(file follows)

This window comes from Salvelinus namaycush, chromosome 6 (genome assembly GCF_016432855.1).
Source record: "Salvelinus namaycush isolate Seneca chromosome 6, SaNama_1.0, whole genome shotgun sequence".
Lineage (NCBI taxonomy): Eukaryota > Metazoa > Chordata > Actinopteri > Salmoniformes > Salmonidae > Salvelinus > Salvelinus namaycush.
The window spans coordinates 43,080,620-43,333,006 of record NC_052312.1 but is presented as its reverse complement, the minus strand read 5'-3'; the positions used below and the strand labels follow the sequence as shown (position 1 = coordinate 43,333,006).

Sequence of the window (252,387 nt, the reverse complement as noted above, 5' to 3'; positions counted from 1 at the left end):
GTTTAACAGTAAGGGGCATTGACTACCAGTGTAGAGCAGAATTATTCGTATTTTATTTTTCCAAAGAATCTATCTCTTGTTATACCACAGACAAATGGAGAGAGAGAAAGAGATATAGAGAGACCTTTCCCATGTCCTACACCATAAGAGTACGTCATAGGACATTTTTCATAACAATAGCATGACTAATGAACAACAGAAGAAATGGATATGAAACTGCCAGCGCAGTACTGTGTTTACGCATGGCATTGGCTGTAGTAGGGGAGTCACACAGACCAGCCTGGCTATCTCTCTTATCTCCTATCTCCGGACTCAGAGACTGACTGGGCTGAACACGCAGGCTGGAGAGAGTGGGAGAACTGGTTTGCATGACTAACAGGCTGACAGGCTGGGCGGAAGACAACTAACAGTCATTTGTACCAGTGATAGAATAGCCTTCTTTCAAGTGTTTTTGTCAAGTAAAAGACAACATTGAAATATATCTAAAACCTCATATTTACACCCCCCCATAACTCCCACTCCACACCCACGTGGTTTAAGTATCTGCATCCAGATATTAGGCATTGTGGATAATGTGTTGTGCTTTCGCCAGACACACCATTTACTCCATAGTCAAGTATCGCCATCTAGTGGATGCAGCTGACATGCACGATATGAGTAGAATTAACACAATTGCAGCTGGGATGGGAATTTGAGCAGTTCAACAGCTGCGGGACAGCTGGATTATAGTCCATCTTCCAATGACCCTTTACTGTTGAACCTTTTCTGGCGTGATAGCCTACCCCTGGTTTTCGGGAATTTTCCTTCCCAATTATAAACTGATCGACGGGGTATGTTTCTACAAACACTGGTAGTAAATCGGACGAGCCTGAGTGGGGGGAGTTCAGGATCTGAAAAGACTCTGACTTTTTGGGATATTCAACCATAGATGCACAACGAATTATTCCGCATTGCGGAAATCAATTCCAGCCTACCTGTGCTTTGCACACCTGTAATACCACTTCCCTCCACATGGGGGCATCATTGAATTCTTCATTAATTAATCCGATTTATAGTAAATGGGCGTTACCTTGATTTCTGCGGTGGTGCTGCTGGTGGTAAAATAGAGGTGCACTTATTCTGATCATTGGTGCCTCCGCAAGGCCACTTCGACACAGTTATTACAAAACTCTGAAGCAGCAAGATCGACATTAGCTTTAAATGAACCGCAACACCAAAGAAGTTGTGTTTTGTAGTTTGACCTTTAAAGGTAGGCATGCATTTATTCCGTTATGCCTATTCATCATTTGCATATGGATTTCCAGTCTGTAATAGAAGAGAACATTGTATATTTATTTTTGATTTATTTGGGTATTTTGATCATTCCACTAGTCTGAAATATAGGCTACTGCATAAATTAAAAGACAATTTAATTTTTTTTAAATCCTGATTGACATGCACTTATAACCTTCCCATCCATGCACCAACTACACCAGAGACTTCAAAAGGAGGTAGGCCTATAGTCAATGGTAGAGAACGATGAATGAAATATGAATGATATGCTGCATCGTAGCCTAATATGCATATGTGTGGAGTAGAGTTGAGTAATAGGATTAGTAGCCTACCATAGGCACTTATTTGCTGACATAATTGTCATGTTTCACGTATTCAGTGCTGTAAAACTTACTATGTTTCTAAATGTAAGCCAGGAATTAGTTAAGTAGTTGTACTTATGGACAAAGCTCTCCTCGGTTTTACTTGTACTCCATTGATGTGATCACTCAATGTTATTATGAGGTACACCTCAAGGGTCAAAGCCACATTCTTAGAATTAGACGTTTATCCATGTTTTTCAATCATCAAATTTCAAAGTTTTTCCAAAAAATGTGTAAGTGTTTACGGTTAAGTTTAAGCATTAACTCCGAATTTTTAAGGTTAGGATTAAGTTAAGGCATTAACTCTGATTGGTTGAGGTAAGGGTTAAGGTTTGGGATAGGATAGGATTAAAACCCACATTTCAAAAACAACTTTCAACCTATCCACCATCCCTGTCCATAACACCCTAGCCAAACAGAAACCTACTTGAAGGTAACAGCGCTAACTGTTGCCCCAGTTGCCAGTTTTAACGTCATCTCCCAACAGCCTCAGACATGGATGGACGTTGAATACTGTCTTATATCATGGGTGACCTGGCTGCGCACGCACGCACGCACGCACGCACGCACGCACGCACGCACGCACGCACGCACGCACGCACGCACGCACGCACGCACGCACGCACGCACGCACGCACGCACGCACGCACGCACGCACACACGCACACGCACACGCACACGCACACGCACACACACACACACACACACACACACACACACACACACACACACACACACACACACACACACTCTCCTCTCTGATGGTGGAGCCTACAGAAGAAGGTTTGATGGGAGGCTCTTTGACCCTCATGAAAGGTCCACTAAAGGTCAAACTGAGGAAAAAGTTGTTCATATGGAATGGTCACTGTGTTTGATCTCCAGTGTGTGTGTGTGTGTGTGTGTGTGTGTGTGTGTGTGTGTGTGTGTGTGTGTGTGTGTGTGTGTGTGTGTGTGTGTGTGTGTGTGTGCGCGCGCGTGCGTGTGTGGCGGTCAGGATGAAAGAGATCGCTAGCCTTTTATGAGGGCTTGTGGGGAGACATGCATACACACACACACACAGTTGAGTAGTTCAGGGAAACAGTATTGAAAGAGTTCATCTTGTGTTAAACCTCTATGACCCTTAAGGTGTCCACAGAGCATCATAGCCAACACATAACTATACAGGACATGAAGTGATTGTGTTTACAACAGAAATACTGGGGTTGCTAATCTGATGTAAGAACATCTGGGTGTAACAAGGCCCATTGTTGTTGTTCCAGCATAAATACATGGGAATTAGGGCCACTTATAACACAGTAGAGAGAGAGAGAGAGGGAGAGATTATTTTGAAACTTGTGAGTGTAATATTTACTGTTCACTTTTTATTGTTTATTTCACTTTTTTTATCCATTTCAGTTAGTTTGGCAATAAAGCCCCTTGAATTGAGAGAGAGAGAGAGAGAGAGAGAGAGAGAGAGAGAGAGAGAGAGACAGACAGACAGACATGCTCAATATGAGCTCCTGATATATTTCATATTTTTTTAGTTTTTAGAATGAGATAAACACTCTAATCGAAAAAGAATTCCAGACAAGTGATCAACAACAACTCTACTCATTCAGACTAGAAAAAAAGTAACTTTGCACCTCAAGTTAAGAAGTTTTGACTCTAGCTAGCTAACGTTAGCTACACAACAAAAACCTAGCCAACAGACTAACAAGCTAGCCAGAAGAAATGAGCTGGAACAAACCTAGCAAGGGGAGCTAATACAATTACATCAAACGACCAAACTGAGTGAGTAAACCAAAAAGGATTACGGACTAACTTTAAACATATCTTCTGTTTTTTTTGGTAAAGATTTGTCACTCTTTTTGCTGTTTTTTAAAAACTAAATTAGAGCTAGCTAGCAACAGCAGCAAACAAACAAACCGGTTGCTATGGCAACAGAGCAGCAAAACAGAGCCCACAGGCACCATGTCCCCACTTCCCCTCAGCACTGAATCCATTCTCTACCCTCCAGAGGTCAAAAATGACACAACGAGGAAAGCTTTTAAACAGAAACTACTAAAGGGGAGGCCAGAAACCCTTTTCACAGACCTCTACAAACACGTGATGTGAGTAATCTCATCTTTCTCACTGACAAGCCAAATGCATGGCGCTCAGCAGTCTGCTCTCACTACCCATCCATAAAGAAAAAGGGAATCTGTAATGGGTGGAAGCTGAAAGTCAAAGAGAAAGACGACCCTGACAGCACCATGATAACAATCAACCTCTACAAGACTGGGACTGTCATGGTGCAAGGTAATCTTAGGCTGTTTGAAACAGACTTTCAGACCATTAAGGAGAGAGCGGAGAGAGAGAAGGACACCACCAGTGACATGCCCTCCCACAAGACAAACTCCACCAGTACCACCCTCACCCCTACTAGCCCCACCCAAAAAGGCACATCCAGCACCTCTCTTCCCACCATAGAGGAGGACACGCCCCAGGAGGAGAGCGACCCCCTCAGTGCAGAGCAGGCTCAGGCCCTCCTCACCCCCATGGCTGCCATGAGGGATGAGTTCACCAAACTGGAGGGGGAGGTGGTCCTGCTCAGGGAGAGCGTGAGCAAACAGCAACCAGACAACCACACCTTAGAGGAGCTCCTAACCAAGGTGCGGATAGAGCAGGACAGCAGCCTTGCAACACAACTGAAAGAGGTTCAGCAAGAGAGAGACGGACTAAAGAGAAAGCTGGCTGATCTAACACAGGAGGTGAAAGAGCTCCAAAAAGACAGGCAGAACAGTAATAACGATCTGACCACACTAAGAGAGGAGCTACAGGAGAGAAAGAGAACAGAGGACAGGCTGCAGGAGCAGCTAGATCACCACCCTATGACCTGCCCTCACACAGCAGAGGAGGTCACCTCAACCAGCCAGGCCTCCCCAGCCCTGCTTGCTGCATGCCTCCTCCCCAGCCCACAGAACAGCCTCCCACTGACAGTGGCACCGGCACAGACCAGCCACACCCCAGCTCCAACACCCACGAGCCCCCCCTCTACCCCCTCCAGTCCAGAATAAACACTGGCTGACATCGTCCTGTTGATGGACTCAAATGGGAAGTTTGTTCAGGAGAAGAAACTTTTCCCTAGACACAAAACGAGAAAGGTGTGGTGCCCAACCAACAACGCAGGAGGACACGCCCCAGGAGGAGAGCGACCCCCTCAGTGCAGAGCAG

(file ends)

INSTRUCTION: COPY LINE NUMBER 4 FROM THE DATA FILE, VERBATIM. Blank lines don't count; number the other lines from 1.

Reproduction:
The window spans coordinates 43,080,620-43,333,006 of record NC_052312.1 but is presented as its reverse complement, the minus strand read 5'-3'; the positions used below and the strand labels follow the sequence as shown (position 1 = coordinate 43,333,006).